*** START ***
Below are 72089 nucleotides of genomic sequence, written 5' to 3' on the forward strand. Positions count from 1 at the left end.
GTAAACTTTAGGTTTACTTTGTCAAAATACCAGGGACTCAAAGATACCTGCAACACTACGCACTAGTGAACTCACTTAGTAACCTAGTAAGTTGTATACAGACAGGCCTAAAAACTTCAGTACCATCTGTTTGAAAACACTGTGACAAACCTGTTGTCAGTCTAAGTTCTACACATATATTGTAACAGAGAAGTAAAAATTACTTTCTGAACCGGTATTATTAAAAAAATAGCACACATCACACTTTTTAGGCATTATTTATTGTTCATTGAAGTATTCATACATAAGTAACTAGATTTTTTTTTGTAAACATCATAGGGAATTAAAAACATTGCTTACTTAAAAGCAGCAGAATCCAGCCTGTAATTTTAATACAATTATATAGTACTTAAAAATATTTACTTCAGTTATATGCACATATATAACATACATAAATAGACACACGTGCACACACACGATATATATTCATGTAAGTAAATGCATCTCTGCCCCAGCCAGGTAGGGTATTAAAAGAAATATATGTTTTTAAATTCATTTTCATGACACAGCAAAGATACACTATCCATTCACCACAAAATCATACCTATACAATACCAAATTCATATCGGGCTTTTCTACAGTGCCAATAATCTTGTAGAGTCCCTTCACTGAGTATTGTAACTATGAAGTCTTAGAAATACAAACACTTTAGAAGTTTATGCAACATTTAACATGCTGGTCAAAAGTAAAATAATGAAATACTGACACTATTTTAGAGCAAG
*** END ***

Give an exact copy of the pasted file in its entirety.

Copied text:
Below are 72089 nucleotides of genomic sequence, written 5' to 3' on the forward strand. Positions count from 1 at the left end.
GTAAACTTTAGGTTTACTTTGTCAAAATACCAGGGACTCAAAGATACCTGCAACACTACGCACTAGTGAACTCACTTAGTAACCTAGTAAGTTGTATACAGACAGGCCTAAAAACTTCAGTACCATCTGTTTGAAAACACTGTGACAAACCTGTTGTCAGTCTAAGTTCTACACATATATTGTAACAGAGAAGTAAAAATTACTTTCTGAACCGGTATTATTAAAAAAATAGCACACATCACACTTTTTAGGCATTATTTATTGTTCATTGAAGTATTCATACATAAGTAACTAGATTTTTTTTTGTAAACATCATAGGGAATTAAAAACATTGCTTACTTAAAAGCAGCAGAATCCAGCCTGTAATTTTAATACAATTATATAGTACTTAAAAATATTTACTTCAGTTATATGCACATATATAACATACATAAATAGACACACGTGCACACACACGATATATATTCATGTAAGTAAATGCATCTCTGCCCCAGCCAGGTAGGGTATTAAAAGAAATATATGTTTTTAAATTCATTTTCATGACACAGCAAAGATACACTATCCATTCACCACAAAATCATACCTATACAATACCAAATTCATATCGGGCTTTTCTACAGTGCCAATAATCTTGTAGAGTCCCTTCACTGAGTATTGTAACTATGAAGTCTTAGAAATACAAACACTTTAGAAGTTTATGCAACATTTAACATGCTGGTCAAAAGTAAAATAATGAAATACTGACACTATTTTAGAGCAAG